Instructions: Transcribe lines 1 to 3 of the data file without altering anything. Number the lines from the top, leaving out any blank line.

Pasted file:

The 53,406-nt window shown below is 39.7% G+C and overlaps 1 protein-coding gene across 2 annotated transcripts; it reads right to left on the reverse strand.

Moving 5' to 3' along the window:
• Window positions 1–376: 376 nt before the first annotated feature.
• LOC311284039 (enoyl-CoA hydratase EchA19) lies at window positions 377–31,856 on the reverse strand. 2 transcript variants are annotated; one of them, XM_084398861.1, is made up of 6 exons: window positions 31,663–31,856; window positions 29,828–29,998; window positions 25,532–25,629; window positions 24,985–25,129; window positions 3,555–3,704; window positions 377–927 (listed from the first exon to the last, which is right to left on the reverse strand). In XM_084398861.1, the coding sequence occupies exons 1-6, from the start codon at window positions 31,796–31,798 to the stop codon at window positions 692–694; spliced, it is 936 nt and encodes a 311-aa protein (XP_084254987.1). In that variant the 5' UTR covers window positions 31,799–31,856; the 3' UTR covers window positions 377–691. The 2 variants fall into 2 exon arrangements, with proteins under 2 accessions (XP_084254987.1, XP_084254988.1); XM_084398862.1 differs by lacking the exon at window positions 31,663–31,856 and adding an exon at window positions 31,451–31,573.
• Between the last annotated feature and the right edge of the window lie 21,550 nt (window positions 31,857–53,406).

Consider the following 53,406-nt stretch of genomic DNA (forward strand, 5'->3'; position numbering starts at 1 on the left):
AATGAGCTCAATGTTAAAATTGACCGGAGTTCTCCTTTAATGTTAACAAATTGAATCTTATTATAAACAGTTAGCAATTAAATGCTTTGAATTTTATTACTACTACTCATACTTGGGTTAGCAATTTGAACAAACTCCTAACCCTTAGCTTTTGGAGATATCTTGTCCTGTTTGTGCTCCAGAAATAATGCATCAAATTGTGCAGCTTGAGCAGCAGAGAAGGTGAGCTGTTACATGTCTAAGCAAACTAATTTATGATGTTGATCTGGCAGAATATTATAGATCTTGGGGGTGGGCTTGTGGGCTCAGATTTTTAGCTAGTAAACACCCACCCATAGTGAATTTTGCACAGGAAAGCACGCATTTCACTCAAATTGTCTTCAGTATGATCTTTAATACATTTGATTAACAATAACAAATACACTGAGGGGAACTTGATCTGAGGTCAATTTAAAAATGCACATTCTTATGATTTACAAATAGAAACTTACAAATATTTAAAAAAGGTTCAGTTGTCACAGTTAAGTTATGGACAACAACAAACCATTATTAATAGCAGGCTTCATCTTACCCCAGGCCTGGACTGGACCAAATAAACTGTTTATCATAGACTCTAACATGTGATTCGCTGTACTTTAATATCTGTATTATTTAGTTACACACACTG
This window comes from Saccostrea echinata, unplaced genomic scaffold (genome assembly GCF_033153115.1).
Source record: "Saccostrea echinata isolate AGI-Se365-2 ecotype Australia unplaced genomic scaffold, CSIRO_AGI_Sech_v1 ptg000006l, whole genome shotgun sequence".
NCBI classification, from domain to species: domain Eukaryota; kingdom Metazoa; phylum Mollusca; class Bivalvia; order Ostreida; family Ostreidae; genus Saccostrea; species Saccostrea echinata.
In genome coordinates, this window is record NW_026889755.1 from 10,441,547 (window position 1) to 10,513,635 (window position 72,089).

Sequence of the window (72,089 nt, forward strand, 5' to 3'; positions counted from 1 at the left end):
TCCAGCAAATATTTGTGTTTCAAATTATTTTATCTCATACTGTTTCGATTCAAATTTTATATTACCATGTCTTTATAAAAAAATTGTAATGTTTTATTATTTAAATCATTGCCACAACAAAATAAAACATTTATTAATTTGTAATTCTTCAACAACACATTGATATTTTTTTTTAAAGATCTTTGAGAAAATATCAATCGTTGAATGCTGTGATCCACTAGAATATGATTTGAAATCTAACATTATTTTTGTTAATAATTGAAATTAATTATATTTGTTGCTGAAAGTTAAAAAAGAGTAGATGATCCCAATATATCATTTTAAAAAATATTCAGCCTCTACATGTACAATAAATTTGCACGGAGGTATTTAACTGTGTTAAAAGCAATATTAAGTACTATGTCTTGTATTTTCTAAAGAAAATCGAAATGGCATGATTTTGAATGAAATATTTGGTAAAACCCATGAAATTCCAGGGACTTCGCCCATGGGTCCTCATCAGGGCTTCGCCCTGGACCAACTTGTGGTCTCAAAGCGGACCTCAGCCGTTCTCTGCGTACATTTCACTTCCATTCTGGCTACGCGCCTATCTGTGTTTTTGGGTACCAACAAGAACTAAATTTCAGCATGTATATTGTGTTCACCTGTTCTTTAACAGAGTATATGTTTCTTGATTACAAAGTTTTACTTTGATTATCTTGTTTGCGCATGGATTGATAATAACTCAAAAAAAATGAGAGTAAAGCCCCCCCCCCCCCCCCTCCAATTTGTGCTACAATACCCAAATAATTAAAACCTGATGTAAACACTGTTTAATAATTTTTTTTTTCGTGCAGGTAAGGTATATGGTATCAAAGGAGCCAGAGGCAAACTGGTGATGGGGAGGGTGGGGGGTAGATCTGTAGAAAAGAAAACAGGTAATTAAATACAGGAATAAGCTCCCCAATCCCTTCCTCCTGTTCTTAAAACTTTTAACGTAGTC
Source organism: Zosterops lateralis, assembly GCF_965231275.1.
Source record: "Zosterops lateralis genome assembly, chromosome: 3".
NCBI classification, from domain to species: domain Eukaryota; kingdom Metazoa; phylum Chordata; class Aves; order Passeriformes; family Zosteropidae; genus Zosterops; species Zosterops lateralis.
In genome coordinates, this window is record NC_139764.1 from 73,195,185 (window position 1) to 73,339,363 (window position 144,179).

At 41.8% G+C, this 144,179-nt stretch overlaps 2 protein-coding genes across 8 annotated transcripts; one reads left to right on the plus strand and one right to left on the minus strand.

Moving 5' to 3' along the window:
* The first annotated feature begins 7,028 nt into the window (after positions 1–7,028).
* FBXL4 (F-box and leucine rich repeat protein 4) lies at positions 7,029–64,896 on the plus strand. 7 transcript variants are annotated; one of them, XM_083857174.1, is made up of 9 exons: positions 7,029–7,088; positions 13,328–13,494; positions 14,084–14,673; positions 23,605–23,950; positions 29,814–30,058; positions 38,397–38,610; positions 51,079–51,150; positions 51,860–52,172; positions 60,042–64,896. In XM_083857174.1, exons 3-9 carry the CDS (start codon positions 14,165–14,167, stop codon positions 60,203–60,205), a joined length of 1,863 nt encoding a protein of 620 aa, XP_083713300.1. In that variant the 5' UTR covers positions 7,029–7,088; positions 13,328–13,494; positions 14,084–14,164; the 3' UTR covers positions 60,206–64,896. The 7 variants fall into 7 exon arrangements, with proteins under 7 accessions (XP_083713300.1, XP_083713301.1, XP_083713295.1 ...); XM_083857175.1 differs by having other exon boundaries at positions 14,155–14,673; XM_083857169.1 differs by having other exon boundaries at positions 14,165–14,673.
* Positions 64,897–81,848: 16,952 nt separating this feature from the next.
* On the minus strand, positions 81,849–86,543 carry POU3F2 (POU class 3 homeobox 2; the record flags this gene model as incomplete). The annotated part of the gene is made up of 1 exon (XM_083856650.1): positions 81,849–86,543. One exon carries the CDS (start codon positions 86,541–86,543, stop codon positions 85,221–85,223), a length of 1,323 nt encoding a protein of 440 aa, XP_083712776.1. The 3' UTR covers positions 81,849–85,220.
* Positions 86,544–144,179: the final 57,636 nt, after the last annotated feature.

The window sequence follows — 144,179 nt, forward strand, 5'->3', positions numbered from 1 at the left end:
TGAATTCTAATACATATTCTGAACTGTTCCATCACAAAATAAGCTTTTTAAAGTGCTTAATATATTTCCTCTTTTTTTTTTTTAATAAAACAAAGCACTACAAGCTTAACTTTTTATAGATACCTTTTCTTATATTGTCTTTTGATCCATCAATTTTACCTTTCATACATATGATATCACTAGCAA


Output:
The 53,406-nt window shown below is 39.7% G+C and overlaps 1 protein-coding gene across 2 annotated transcripts; it reads right to left on the reverse strand.

Moving 5' to 3' along the window:
• Window positions 1–376: 376 nt before the first annotated feature.